City officials in Paris are experimenting with an unconventional way to keep urban lawns trimmed.
Agnes Masson used to be simply the director of the Paris city archives. Now, she's also a shepherdess of sorts, responsible for four black sheep munching the lush grass surrounding the gray archives building at the eastern edge of the city.
Masson says the ewes are efficient and easy to care for.
Among the many thousands of men and women who chose to serve in the military, few volunteer for the duty of death notification. As the nation honors those killed in the line of duty, those who work intimately with the families of the fallen share their stories. (Originally broadcast May 29, 2006.)
Sixteen million men and women served in uniform during World War II. Today, 1.2 million are still alive, but hundreds of those vets are dying every day. In honor of Memorial Day, NPR's All Things Considered is remembering some of the veterans who have died this year.
The Dirty Dozen was a Hollywood hit, but it was based — loosely — on a true-to-life WWII paratrooper regiment. Jake McNiece led the group, whose exploits inspired the 1967 movie and earned the nickname "The Filthy Thirteen." McNiece died in January at the age of 93.
At Bagram Air Force Base in Afghanistan, Staff Sgt. Michael Johnson exercises under a long, steel framework set on a wooden platform. It looks like a giant jungle gym. Above his head are pull-up bars and rings. A climbing rope is off to one side.
It's here where he and dozens of other soldiers and sailors will remember the fallen, just after sunrise, on Memorial Day. They'll all take part in a grueling exercise regimen, part of CrossFit, the popular high-intensity workout program.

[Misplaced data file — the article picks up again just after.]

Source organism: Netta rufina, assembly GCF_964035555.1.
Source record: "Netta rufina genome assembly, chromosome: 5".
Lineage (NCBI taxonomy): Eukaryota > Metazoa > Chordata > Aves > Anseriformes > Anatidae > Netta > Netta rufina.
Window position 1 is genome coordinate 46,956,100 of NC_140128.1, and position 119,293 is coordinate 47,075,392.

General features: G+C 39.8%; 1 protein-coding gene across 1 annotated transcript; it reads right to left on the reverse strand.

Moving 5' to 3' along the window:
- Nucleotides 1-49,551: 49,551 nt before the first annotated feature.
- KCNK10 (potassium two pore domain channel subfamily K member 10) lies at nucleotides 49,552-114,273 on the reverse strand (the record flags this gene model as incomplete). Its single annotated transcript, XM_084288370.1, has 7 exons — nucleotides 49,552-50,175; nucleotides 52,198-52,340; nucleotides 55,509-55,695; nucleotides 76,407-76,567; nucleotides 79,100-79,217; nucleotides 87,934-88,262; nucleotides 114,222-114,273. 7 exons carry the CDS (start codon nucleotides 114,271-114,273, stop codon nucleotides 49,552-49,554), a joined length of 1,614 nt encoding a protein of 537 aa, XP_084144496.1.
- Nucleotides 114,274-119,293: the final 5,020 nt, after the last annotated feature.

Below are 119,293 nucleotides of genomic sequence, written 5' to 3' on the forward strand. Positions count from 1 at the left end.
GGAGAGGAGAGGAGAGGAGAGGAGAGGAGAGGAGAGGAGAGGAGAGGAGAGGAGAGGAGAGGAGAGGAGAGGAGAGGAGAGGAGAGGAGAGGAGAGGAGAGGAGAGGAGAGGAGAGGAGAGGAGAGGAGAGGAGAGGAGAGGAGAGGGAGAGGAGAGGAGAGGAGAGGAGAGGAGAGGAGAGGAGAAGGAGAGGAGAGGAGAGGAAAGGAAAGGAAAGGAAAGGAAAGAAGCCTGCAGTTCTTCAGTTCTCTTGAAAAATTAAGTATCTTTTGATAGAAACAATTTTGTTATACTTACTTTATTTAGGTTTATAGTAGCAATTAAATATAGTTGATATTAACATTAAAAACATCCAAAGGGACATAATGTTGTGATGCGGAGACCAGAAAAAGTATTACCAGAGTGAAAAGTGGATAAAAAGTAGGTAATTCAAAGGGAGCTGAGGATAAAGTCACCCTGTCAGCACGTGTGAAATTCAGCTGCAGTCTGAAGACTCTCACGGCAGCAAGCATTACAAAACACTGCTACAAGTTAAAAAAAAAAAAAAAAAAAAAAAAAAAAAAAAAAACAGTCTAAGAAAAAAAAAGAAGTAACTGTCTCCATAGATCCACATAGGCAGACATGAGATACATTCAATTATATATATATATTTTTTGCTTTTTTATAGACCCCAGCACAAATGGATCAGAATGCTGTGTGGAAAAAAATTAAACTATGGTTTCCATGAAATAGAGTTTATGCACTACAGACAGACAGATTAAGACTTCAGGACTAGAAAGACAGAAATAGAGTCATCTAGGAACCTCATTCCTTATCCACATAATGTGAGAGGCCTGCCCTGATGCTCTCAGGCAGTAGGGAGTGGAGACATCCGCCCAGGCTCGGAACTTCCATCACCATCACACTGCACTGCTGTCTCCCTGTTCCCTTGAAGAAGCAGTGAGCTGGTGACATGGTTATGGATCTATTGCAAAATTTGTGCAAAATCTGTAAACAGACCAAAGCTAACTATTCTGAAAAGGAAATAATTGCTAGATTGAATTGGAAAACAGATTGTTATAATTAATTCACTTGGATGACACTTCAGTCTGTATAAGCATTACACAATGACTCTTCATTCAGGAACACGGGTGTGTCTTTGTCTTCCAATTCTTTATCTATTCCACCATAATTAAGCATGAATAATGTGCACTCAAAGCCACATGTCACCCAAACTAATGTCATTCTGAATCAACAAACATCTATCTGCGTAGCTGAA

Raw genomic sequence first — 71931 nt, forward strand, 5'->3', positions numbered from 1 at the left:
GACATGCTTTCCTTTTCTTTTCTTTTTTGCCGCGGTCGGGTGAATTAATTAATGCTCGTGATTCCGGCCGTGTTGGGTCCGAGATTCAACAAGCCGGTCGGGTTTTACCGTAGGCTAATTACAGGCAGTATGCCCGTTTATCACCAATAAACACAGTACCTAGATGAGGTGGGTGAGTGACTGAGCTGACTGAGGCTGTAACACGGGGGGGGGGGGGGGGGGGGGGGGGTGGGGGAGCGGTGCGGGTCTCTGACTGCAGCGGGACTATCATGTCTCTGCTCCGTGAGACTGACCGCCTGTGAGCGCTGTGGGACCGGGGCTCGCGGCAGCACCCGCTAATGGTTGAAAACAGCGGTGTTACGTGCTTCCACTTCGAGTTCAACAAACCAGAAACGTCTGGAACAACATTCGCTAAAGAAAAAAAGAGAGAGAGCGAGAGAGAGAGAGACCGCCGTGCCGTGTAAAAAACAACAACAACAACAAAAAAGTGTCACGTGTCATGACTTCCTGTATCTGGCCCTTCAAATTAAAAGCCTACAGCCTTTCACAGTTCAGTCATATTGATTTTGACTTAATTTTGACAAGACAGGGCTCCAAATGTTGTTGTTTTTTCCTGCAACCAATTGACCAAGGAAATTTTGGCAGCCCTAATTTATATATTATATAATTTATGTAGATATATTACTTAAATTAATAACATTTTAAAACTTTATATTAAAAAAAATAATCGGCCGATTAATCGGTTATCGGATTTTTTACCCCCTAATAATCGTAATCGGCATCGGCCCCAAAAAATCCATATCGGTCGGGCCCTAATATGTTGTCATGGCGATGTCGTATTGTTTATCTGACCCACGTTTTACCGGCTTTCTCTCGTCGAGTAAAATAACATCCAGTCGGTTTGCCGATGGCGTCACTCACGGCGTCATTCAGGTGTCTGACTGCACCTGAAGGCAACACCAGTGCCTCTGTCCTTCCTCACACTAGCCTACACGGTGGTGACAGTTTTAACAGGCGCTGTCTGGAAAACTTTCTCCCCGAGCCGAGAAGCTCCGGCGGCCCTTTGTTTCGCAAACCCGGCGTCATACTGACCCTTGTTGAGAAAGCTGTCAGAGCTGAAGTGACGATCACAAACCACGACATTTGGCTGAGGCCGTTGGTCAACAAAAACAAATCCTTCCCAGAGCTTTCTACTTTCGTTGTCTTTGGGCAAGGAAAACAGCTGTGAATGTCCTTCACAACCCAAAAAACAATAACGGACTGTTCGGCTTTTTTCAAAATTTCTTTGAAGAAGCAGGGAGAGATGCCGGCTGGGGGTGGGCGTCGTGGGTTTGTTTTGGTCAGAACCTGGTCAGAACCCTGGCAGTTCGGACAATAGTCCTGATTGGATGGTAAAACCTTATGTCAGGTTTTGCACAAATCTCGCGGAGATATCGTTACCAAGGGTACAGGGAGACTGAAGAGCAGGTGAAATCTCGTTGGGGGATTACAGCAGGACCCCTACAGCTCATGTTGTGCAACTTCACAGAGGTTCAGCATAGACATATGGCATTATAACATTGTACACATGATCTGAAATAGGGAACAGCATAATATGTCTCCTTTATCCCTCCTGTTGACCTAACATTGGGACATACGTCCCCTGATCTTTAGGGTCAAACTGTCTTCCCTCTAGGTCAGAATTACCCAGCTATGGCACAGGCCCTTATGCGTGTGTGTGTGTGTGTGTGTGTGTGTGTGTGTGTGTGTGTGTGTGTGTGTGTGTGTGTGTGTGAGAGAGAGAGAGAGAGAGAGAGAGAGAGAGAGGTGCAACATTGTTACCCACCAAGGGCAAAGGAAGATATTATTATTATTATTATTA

This interview was originally broadcast on Nov. 5, 2001.
Quincy Jones is one of those people to whom the word "legendary" is often attached. So it was no surprise when, on May 18, the 80-year-old Jones was inducted into the Rock and Roll Hall Of Fame.
Jones grew up poor on the south side of Chicago during the Depression, but moved to Seattle when he was 10. It was there, as a teenager, that Jones befriended and began collaborating with Ray Charles — a friendship that would remain strong until Charles' death in 2004.
In the fall of 1945, my father was honorably discharged from the Navy. He was one of the lucky ones. He'd served on a destroyer escort during the war, first in convoys dodging U-boats in the Atlantic and then in the Pacific where his ship, the USS Schmitt, shot down two kamikaze planes. My dad always kept a framed picture of the Schmitt above his dresser, but, like most men of his generation, he didn't talk a lot about his war years.
Once upon a time, there was a small Hungarian village that was very proud of its sour cherries. The village was called Újfehértó. As in many Hungarian villages, tall cherry trees lined the streets and provided welcome shade in the summertime.
When communism came to Hungary after World War II, the government introduced big collective farms, and Hungarian scientists had to decide which cherries the farms should grow.
Richard Overton is staying at home on this Memorial Day, and he deserves it. At 107 years of age, he's thought to be the nation's oldest living veteran. Overton served in the South Pacific in World War II. He says he's lived this long thanks to aspirin, a stress-free life and by keeping busy in his yard. He also says a little whiskey in his coffee helps to, as he put it, keep his muscles tender.
On this Memorial Day, I'm raising my mug to you, Mr. Overton.
Good morning. I'm David Greene. Eighty-seven-year-old Clarence Turner took quite a leap for his great-grandson. Turner's a veteran. He was Army airborne, parachuting into war zones in the Pacific theater during World War Two. According to WLWT News, over the weekend Turner donned his parachute once more, hoping to raise money for his great-grandson's medical bills. The child recently had a lung transplant.